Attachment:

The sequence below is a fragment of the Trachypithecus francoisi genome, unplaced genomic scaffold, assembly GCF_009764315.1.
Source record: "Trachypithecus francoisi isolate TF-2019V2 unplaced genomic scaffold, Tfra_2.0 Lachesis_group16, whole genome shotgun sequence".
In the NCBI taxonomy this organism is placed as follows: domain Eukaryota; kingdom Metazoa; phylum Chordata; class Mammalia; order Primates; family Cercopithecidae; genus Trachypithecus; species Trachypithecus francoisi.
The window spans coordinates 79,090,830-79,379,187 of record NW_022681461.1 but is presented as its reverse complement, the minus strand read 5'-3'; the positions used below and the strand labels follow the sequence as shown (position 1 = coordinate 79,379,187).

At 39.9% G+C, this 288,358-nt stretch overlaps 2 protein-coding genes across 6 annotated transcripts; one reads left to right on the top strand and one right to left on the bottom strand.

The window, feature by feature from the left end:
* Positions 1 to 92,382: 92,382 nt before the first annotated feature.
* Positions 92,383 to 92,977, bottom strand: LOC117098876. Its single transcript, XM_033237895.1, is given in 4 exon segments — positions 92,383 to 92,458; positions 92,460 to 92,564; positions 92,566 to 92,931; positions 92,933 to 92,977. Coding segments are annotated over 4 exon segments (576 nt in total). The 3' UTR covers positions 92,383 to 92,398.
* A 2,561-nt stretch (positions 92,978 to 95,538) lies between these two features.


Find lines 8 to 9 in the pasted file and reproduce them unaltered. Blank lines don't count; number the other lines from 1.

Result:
* Positions 92,383 to 92,977, bottom strand: LOC117098876. Its single transcript, XM_033237895.1, is given in 4 exon segments — positions 92,383 to 92,458; positions 92,460 to 92,564; positions 92,566 to 92,931; positions 92,933 to 92,977. Coding segments are annotated over 4 exon segments (576 nt in total). The 3' UTR covers positions 92,383 to 92,398.
* A 2,561-nt stretch (positions 92,978 to 95,538) lies between these two features.